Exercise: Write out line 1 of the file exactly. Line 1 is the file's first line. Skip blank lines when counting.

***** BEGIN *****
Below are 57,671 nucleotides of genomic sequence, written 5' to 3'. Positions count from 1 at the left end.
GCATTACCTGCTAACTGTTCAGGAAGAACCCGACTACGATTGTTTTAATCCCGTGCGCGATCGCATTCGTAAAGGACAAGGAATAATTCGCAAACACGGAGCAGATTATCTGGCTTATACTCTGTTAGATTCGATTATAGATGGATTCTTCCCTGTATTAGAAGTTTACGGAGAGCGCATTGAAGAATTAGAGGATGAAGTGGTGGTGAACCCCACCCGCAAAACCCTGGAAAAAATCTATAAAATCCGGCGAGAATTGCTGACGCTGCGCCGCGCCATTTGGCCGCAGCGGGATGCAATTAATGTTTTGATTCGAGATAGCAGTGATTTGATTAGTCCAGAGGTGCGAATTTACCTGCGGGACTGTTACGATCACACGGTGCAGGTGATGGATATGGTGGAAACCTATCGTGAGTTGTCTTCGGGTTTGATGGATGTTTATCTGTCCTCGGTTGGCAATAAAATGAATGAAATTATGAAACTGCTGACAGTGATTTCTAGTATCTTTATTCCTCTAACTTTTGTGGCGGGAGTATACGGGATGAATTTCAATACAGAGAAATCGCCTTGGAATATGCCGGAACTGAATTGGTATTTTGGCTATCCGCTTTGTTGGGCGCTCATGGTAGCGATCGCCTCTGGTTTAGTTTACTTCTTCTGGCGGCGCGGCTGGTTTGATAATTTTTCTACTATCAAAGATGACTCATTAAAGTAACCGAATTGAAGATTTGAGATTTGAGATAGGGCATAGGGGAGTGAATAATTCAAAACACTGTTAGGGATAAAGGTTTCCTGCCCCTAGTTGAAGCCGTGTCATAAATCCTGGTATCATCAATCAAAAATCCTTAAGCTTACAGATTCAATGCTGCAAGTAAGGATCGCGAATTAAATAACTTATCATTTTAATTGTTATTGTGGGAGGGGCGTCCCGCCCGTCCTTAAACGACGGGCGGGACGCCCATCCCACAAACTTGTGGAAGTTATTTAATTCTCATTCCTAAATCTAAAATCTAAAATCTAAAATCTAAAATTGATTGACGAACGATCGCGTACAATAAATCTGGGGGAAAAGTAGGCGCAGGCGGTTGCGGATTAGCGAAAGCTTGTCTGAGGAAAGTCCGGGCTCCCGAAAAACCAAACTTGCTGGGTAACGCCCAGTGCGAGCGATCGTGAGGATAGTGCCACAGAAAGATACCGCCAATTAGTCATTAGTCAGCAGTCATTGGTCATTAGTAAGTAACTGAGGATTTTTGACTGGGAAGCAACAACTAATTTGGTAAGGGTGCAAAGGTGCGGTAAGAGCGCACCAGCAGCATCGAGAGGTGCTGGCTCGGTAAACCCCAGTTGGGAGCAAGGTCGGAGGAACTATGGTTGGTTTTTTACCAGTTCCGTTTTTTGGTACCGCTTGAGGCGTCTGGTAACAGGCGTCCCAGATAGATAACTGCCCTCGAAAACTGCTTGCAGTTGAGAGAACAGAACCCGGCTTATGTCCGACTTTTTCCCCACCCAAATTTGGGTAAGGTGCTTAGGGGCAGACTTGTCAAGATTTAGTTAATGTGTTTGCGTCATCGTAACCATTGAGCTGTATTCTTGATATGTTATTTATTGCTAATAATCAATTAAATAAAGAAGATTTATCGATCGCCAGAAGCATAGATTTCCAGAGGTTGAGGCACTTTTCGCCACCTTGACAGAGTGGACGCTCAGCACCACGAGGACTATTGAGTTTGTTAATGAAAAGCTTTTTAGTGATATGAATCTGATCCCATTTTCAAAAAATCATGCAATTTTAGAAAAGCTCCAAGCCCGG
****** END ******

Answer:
Below are 57,671 nucleotides of genomic sequence, written 5' to 3'. Positions count from 1 at the left end.